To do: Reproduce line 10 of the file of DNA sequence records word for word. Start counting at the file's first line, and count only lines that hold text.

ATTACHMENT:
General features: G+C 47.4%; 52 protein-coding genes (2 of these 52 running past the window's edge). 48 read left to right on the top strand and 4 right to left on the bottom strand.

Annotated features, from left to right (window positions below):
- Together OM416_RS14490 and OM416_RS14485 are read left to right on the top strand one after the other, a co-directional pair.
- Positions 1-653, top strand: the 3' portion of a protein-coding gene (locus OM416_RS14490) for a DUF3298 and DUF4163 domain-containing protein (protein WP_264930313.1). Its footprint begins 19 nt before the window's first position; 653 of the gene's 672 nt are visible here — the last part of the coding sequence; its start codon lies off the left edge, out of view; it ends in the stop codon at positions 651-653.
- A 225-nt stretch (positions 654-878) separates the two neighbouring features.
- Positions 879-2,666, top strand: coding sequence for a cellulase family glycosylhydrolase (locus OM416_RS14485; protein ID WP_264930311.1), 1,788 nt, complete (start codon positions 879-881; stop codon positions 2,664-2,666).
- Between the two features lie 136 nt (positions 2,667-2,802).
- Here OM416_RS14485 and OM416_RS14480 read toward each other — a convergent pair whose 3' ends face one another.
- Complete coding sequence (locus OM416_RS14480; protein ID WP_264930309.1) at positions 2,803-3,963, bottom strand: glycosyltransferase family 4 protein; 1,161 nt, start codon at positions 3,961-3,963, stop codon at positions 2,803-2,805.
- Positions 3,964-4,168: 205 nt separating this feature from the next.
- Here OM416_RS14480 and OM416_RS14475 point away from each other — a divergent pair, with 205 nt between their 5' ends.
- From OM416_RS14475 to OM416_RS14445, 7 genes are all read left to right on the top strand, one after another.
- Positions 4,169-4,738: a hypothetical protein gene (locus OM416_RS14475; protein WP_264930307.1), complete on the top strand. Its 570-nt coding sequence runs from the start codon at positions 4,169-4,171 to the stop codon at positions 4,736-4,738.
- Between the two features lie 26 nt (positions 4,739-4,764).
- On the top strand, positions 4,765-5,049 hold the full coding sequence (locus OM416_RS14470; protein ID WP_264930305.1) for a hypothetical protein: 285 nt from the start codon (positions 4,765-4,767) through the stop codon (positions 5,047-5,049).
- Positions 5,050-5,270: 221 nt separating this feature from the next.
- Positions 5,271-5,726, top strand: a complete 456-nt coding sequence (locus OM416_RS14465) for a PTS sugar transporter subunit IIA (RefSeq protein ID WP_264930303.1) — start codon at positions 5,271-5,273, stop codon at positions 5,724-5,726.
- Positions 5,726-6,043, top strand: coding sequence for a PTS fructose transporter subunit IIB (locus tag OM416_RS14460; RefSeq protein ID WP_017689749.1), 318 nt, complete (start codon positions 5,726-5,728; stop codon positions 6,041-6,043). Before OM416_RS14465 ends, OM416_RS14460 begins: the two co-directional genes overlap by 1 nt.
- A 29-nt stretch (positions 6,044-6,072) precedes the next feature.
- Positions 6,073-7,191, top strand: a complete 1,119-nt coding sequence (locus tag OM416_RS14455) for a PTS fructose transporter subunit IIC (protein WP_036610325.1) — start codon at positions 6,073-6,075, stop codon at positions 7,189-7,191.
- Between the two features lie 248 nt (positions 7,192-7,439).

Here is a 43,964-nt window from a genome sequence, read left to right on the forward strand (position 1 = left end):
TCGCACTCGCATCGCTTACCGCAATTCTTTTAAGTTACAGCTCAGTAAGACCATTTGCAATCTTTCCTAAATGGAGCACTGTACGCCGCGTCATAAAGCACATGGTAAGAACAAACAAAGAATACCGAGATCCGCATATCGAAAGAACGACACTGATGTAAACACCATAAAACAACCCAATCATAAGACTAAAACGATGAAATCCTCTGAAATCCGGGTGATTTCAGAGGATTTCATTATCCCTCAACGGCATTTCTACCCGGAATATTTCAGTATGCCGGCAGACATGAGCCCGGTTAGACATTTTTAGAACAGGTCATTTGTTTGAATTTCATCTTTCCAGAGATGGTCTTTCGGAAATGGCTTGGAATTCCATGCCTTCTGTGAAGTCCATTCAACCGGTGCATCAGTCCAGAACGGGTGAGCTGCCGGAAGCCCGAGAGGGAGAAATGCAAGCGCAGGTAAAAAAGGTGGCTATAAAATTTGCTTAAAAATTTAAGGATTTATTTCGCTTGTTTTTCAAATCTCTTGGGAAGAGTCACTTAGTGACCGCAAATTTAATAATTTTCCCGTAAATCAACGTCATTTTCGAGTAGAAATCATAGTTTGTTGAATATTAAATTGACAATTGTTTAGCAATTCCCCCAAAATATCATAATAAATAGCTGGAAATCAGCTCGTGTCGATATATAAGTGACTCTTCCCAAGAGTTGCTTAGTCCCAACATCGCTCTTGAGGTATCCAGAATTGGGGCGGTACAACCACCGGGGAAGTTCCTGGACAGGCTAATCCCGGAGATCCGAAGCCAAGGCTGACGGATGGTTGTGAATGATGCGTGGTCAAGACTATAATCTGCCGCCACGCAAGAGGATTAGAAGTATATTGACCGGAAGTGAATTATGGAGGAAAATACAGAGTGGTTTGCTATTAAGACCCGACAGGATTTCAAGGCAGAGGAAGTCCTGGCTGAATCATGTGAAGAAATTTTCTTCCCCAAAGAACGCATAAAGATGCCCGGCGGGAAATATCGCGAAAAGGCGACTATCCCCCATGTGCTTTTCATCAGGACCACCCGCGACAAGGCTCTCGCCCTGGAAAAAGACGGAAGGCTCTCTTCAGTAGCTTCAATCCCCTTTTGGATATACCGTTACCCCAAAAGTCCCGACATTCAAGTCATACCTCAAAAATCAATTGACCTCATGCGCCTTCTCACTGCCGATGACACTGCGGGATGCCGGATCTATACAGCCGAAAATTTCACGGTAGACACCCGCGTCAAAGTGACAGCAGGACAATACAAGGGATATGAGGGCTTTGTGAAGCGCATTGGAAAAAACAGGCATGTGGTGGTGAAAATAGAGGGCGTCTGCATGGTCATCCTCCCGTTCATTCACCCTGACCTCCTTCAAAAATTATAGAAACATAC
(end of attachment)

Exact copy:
- Positions 3,964-4,168: 205 nt separating this feature from the next.